Most Coptic verbs are inflected by prefix (In fact, these prefixes are fossilized phrases, combined/prefixed with the present participle).
Fossilised phrases. How are they so?
Actually the optative is not in the prefix (it would mean the same without it)
Not always so, I would think. In cases where the prefix is necessary, the (h)arfil-jazm is what brings about the jussive.
فقط في صيغة المخاطب يكون اظهار الجزم بواسطة السكون كافياً (اخرس، فلتخرس) ولكن تصبح لام الأمر ضروريةً في الحالات الأخرى (لنذهب، ليذهب).1
The Syriac employs what you might call a future indicate, but it is also the only way to express an optative or an imperative. Usually the Syriac is straight forward indicative and uses a present particple.
I don't follow here concerning the present participle. The equivalent to this in Arabic and Syriac would be the ism faa`il and ism maf`oul (as a gerund or adjectival participle, and without conveying time as the Semitic participle is classified as a noun or adjective and not as a verb possessing grammatical tense). What purpose does this serve in Syriac, you say?
More or less the present, but subject to influence of aspect by inflected verbs.
Ok, I see what you mean. I was thrown off there: you are speaking of what I understand to be the verb rather than the participle, and of how for example a present-tense verb can be used by default to indicate the future, as in Arabic (e.g. بُكرى بنروح ; ܠܡܚܪ ܐܙܠܝܢܐܢ; غداً نذهب ) This I know, but I am not sure why you are calling this a participle since I understand the participle in Syriac and Arabic to be the ism-faa`il
. Below, you state that ܘܡܠܦ is a participle, when I mean to say that this is a verb possessing tense whereas the Semitic participle, which does not have such properties (unlike, say, a participle in Greek), in this case would be ܡܠܦܢܐ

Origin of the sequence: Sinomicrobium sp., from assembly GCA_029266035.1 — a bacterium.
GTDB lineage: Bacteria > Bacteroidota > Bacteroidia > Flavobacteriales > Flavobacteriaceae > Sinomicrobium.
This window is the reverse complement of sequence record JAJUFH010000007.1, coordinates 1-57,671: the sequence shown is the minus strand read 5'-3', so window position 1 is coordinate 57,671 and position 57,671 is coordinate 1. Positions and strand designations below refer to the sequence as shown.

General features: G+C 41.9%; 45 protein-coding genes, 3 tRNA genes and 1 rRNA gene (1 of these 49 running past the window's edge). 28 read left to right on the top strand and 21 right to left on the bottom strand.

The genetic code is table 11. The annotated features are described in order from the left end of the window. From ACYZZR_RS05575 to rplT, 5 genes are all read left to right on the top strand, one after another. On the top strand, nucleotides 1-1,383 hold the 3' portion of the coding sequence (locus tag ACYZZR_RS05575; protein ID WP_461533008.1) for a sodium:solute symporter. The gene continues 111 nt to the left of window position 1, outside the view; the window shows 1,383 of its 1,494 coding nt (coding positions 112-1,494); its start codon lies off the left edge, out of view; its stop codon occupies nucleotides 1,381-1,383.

ܘܡܠܦ ܗܘܐ ܠܗܘܢ looks to me (correct me if I'm wrong) to be imperfect, with a progressive (or perhaps habitual) aspect,
( كان يعلّمهم ) formed through the addition of ܗܘܐ (same role in this case as كان in Arabic), though I think the addition is to a verb, not a participle. To note the difference in both Arabic and Syriac with the word 'sajada' for example: ܤܓܕ ܗܘܐ
كان يسجد and ܤܓܘܕ ܗܘܐ / كان ساجداً (I am guessing gdomo
is required here). The first pair involves a verb and the second a participle. Is what I have been saying correct? I presume you've taken a good deal more Syriac than I, and I'd appreciate refining what I do already know.
Example: Matthew 5:2 ܘܦܬܚ ܦܘܡܗ ܘܡܠܦ ܗܘܐ ܠܗܘܢ ܘܐܡܪ Literally "And-he opened (perfect) mouth-his and teaching (participle) he was (to) them saying" = And he opened his mouth and taught them saying.
Again, correct me if I am mistaken, but doesn't this verse literally translate to (without the diacritics, I am assuming ܘܐܡܪ is omar/aamar [present], and not emar [past]) 'And He opened His mouth and was teaching (maybe also 'would teach') them, and saying'? Or how about, since the Arabic would be much more accurate (I would prefer your evaluation of the Arabic rather than the English), وفتح فمه وكان يعلّمهم ويقول as opposed to, as your English translation would have it with the adverbial participle 'saying', وفتح فمه وعلّمهم قائلاً ?
In Matthew 21:2 the participle comes out as a future: ܘܐܡܪ ܠܗܘܢ ܙܠܘ ܠܩܪܝܬܐ ܗܕܐ ܕܠܩܘܒܠܟܘܢ ܘܡܚܕܐ ܡܫܟܚܝܢ ܐܢܬܘܢ ܚܡܪܐ ܕܐܤܝܪܐ ܘܥܝܠܐ ܥܡܗ ܫܪܘ ܐܝܬܘ ܠܝ , Where ܡܫܟܚܝܢ ܐܢܬܘܢ is a participle with a pronoun (ܙܠܘ is an impereative). In other words, unless there is some mood other than indicative, the particple is used.
And by the way, where might I find a source for the Syriac font you are using? If you would point me the way to where I might find fonts in Estrangelo, Serto, and Madnkhaya, as well as a diagrammatic layout of a Syriac keyboard, I would appreciate it.